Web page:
Today we’re spotlighting our portfolio companies ShopCore and LivCor. President and CEO of both companies, Luke Petherbridge, created a unique charitable program. “CoreGiving: Dollars Hours Pounds” tackles one specific issue: hunger. To date, ShopCore has provided more than 1.5 million meals across the United States. Our global head of Environmental Social and Governance Alison Fenton-Willock spoke with Luke Petherbridge and San Diego Food Bank CEO James Floros about the success of the program.
Alison: Luke (ShopCore CEO), how did you decide to tackle hunger?
Luke: About 5 years ago, a friend of mine happened to share a shocking statistic: 1 in every 6 children in America is “food insecure,” either going hungry or not knowing whether there will be food that day. That was a wake-up call. It is completely unacceptable, and that made the decision easy. One of our core values at ShopCore is giving back to the communities our shopping centers serve, and I know that, together, as one team, we can be part of the solution. Our mission is simple and clear: eliminate childhood hunger in our communities.
Alison: James (SD Food Bank CEO), what does this partnership mean to you?
James: This partnership with ShopCore has been absolutely fantastic. The leadership and staff of ShopCore have understood the power of their support from the very beginning – originally funding one school’s Food 4 Kids Backpack Program, that first year ShopCore made it possible for 50 children to have healthy food on the weekends, so they could focus on their studies and be successful in school. They made a powerful, tangible impact that can break the cycle of poverty.
As they shared the power of their support with others, the ShopCore impact grew – this year, 500 children have nutritious food every single weekend throughout the school year because of this partnership. These youngsters are able to relax, focus on their homework and live healthier lives because of ShopCore’s support. ShopCore is empowering those 500 kids to be good students, so they can build a strong future for themselves and their families.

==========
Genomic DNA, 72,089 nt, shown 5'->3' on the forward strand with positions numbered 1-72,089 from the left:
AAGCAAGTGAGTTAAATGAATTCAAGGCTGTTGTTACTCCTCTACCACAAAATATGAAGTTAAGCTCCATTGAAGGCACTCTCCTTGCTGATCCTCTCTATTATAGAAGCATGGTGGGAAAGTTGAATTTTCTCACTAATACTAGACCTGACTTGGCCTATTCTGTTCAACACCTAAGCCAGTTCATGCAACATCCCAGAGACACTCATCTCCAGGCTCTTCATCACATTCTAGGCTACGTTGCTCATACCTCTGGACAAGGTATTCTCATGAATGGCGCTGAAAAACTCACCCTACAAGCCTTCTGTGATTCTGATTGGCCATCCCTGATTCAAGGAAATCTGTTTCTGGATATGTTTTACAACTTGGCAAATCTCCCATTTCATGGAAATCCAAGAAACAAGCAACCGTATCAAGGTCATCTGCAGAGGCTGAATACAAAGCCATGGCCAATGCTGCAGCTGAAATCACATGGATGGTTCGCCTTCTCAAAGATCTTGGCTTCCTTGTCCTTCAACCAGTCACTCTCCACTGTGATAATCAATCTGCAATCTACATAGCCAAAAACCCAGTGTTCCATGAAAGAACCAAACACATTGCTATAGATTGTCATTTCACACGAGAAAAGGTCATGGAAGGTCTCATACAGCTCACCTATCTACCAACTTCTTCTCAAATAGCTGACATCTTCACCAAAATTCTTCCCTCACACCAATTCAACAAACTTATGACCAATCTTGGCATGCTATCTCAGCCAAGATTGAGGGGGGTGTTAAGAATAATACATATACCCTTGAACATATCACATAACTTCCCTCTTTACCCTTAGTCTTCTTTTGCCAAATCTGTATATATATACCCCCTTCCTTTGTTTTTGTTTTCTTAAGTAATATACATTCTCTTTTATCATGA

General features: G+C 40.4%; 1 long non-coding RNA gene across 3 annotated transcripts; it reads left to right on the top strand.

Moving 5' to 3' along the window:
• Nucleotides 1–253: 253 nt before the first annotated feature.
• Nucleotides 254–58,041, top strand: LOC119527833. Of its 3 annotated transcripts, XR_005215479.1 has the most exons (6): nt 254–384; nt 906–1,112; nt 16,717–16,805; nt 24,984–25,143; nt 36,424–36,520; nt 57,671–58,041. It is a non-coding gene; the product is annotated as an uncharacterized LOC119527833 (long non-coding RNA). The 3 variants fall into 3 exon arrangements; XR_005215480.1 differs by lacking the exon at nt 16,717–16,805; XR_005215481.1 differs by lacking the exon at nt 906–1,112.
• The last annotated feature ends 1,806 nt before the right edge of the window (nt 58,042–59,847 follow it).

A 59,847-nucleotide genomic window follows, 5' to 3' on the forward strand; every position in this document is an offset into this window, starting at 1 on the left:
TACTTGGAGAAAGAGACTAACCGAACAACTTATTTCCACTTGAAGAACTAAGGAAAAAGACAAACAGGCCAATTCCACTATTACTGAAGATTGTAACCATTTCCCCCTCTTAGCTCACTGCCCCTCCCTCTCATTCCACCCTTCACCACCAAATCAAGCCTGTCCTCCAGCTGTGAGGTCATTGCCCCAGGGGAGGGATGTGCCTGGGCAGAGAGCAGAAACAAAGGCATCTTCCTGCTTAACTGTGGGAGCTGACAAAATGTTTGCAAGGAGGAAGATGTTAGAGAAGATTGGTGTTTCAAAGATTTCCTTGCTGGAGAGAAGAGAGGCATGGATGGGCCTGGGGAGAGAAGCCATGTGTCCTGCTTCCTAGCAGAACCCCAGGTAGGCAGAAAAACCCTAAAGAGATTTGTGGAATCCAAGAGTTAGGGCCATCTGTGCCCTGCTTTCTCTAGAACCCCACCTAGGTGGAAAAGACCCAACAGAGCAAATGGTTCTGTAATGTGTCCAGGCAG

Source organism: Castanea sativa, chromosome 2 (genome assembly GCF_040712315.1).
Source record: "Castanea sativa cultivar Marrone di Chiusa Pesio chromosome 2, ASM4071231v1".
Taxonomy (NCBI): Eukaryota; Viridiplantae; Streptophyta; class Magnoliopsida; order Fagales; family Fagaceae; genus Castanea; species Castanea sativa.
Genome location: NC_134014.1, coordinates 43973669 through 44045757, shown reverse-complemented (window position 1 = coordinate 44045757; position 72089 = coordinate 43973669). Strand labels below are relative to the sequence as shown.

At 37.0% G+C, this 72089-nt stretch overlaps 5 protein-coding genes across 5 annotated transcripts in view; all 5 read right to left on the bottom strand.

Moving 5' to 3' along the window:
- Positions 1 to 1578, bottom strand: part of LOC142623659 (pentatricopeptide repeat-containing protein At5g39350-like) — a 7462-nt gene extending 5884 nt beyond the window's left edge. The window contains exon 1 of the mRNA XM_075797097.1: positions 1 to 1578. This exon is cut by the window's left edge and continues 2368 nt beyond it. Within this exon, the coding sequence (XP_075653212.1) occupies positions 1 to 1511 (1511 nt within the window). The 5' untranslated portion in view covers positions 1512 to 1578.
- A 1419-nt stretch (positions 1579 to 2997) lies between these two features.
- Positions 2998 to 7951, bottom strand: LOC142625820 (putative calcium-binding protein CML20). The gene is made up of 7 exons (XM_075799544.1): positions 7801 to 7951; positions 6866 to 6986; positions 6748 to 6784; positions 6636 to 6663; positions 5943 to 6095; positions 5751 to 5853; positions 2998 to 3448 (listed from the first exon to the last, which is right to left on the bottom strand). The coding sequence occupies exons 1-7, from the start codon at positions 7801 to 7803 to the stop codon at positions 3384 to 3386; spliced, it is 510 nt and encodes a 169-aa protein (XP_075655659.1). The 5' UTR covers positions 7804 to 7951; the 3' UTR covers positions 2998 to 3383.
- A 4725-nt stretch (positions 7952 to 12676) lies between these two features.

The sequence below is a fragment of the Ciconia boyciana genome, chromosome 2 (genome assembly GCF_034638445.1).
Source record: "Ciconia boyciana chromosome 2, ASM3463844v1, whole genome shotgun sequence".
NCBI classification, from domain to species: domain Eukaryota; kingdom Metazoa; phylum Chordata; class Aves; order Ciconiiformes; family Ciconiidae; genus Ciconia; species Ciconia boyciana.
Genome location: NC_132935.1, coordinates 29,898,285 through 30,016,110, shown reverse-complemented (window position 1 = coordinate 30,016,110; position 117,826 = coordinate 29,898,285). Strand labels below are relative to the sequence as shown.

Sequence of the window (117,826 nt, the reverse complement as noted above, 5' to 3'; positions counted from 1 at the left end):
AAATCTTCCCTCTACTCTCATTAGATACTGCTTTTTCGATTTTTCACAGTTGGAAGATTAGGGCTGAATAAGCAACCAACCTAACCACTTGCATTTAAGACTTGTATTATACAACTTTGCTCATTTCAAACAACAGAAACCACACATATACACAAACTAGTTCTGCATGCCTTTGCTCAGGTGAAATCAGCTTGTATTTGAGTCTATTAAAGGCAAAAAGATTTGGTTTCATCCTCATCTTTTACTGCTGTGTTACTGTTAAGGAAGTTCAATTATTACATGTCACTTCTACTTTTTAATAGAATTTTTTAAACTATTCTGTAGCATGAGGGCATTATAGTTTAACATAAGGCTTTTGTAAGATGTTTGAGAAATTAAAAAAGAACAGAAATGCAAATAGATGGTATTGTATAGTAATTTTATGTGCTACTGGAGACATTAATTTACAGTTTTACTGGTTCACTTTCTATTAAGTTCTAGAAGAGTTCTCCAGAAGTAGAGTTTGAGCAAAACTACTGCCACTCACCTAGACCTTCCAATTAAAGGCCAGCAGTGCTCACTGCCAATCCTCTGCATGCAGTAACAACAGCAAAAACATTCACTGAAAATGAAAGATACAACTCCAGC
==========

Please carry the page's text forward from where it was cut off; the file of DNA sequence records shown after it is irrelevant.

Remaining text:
Alison: Who came up with the March Madness Bracket Battle and how does it work?
Luke: In 2018, our (ShopCore’s) charitable giving program was given the name "CoreGiving." With the name change came a more profound sense of responsibility, which is why we made it our goal to provide half a million meals to those in need in 2018. There is a “competitive edge” running through our team, and with it, they came up with the idea of Bracket Battle to help ShopCore tackle our 2018 goal in an exciting and engaging way. For our inaugural Bracket Battle fundraiser, we set out to raise $10,000 via donations and bracket entry fees that would coincide with March Madness. We called upon business peers, friends, and family to join us in the fight to end hunger. We were humbled by the support we received, and we were able to donate $33,000 to the San Diego Food Bank's Backpack 4 Kids program.
Keeping in mind how successful the Bracket Battle fundraiser was in 2018, we set a new goal of raising $50,000 during our 2019 Bracket Battle. Again, we were humbled by the overflow of generosity and were able to donate $100,000 to the Backpack 4 Kids program. We look forward to continuing the battle in 2020!
Alison: Luke, any suggestions for other CEOs looking to get their companies more actively involved in their communities?
Luke: I would say it is all about your “why.” By explaining our “why” (that no child in America should ever need to worry about food), every member of the organization easily centers around the value and importance of our mission—we are able to directly engage with our communities and our employees to feel a connection to our CoreGiving initiative. Relationships and connections are invaluable, and allowing employees to engage in a larger cause motivates them in a way nothing else can.
Get to know the communities you are affecting each day. Understand what the needs are and how your company can best meet those needs. The more you understand the needs of the community, and the more you know the people already working to meet those needs, the easier it will be to get involved and to make an impact.